According to a recent study in the pediatrics edition of the Journal of the American Medical Association, the average child between infancy and the age of 2 watched more than three hours of television a day in 2014, an increase of more than double since 1997. Goodness knows where things stand today, when children consume "content" via smartphone or tablets they know how to control themselves in restaurants, on airplanes, in car-seats and even shopping carts.
You don't need medical journals to tell you that something has changed. Children are living in a technologically augmented reality — not from adolescence or young adulthood, when they might be old enough to have some say in the matter, but from birth onward. As usual, the medical establishment that was there to assure that marijuana absolutely never ever could in any way be bad for us and that ADHD and other medically designated aggregates of symptoms were ordinary diseases like diabetes, is assuring us that all this screen time isn't "necessarily" a bad thing.
What nonsense. All of space and time collapsing into a tiny box after your parents press two buttons — or, more likely, without any apparent human effort at all, thanks to an infinite algorithmically generated playlist: This is an experience as familiar to them as the sound of rain. Gone even are such old-fashioned restrictions on entertainment as "This is the half hour that Mr. Rogers is on, after that it's a painting show" or "We had to bring Lion King back to the video store." No human being has ever seen the world the way our babies do now. How can we possibly say with any certainty that it isn't bad for them? At least those of us who grew up before the technological revolution can remember what life was like before we woke up every morning with an uncontrollable urge to play with magic boxes. They may never.
When I was growing up we didn't have this problem. For a brief spell when I was 7 we had cable — then one day the channels weren't showing up because there was no money for the bill. I barely noticed because most of my life was spent in cornfields or carrying a rusty golf club through the barn hunting for bats. By the time we had 24/7 access to the Cartoon Network again years later, I was more interested in strumming bad renditions of Led Zeppelin deep cuts or reading something out of the Vonnegut-Pynchon angsty teen canon. In either case, I was probably outside while doing it.
This is the part where I get to explain what thoughtful, intelligent middle-class parents my wife and I are. We don't let our three children watch rubbish, you see. We carefully decide what VHS tape — white hipster cred! — we are going to show them: usually a Disney classic. The whole thing is carefully controlled. They won't accidentally end up seeing Minnie Mouse get decapitated.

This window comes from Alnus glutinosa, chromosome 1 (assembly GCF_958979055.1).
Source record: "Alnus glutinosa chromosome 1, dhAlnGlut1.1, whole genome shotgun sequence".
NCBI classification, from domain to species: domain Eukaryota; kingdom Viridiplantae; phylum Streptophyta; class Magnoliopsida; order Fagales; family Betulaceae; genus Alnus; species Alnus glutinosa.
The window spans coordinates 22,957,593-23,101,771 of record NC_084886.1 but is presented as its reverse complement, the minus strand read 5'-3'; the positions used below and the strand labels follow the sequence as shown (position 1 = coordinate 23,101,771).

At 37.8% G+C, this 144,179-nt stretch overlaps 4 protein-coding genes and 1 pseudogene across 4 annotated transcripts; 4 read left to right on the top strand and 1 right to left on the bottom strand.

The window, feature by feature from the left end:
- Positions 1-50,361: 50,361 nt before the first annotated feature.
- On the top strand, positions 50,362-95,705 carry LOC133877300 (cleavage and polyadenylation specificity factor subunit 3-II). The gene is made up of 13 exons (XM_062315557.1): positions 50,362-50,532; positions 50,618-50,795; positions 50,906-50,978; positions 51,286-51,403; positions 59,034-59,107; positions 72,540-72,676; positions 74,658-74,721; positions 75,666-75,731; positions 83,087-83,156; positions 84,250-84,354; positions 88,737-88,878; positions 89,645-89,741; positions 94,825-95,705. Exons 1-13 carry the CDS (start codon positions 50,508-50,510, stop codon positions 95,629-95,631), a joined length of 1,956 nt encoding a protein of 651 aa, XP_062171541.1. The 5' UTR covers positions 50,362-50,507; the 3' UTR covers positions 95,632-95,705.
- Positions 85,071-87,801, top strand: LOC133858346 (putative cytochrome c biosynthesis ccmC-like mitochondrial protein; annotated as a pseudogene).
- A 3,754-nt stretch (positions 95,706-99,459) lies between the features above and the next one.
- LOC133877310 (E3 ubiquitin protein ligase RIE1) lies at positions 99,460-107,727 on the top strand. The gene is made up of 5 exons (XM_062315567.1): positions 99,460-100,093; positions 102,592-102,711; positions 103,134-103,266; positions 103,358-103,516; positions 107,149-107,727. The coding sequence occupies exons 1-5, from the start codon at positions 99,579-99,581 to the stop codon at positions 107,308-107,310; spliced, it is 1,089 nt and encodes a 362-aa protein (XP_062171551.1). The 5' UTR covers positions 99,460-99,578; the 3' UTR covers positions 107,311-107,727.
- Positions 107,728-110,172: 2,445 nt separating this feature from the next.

Good for us. As usual the problem is that we have the time, the energy, and the resources — intellectual, financial, spiritual — to make these decisions for the good of our children. Limiting kids' screen time is now, as Suzanne Moore has pointed out, another social signifier. Every dumb thing that comes along gets rejected sooner or later by smart people — baby formula, Wonder Bread, electric stoves — and rich people who listen to smart people. Everyone else gets stuck with it.
Children deserve universal love, not being loved alone by parents whose membership in the aspirational creative class allows them the free time to think through questions like "Does my toddler really need to spend three hours a day watching cartoon dogs blow each other up?" Unfortunately in this country we don't have the benevolent imperial leadership of France, where President Emmanuel Macron recently banned cellphones from middle schools. Progress is going to have to be made by individual parents or not at all.
Thank goodness it's really not that hard. Yes, you might be bored of having the same conversation about the neighbor's cat 60 times in a row. You might think that whatever it is you want to be doing — probably messing around with your own screen — is important enough to justify sitting the toddler down in front of YouTube Kids for another half hour. You might guess, correctly, that an episode of Abby Hatcher is more likely to keep your 3-year-old still and away from the stove while you're making dinner than a wooden puzzle. But what about when you're not doing anything in particular?
One increasingly has the sense that many parents, especially those who work outside the home, don't know what to do with their children. How about teaching them their letters, their shapes, counting, phonics? Or just playing dinosaurs for 10 more minutes and not worrying about checking your work email?
Parenting is as tedious as it is rewarding. Nothing, not even millions of hours of sparkly CGI sharks, can be a substitute for it.